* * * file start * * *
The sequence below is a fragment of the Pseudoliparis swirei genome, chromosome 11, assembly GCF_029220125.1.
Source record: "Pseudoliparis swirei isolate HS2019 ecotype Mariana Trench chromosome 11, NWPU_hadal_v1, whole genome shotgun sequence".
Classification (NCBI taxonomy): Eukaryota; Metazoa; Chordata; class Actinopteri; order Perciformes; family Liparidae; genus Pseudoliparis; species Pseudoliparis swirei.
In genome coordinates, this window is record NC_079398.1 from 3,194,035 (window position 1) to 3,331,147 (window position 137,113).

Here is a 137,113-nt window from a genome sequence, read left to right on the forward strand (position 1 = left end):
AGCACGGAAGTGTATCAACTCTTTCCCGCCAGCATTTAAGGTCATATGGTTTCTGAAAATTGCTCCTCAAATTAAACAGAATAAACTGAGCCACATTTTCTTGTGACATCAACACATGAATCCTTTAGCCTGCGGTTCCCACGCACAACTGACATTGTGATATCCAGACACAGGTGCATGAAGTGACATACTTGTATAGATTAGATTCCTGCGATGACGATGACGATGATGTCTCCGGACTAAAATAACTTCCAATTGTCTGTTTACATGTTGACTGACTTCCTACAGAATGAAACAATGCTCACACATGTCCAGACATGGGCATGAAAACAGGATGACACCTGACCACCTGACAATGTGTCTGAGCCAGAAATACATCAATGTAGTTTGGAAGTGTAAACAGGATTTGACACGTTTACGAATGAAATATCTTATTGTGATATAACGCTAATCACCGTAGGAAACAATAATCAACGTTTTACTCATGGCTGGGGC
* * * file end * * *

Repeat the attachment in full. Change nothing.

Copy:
The sequence below is a fragment of the Pseudoliparis swirei genome, chromosome 11, assembly GCF_029220125.1.
Source record: "Pseudoliparis swirei isolate HS2019 ecotype Mariana Trench chromosome 11, NWPU_hadal_v1, whole genome shotgun sequence".
Classification (NCBI taxonomy): Eukaryota; Metazoa; Chordata; class Actinopteri; order Perciformes; family Liparidae; genus Pseudoliparis; species Pseudoliparis swirei.
In genome coordinates, this window is record NC_079398.1 from 3,194,035 (window position 1) to 3,331,147 (window position 137,113).

Here is a 137,113-nt window from a genome sequence, read left to right on the forward strand (position 1 = left end):
AGCACGGAAGTGTATCAACTCTTTCCCGCCAGCATTTAAGGTCATATGGTTTCTGAAAATTGCTCCTCAAATTAAACAGAATAAACTGAGCCACATTTTCTTGTGACATCAACACATGAATCCTTTAGCCTGCGGTTCCCACGCACAACTGACATTGTGATATCCAGACACAGGTGCATGAAGTGACATACTTGTATAGATTAGATTCCTGCGATGACGATGACGATGATGTCTCCGGACTAAAATAACTTCCAATTGTCTGTTTACATGTTGACTGACTTCCTACAGAATGAAACAATGCTCACACATGTCCAGACATGGGCATGAAAACAGGATGACACCTGACCACCTGACAATGTGTCTGAGCCAGAAATACATCAATGTAGTTTGGAAGTGTAAACAGGATTTGACACGTTTACGAATGAAATATCTTATTGTGATATAACGCTAATCACCGTAGGAAACAATAATCAACGTTTTACTCATGGCTGGGGC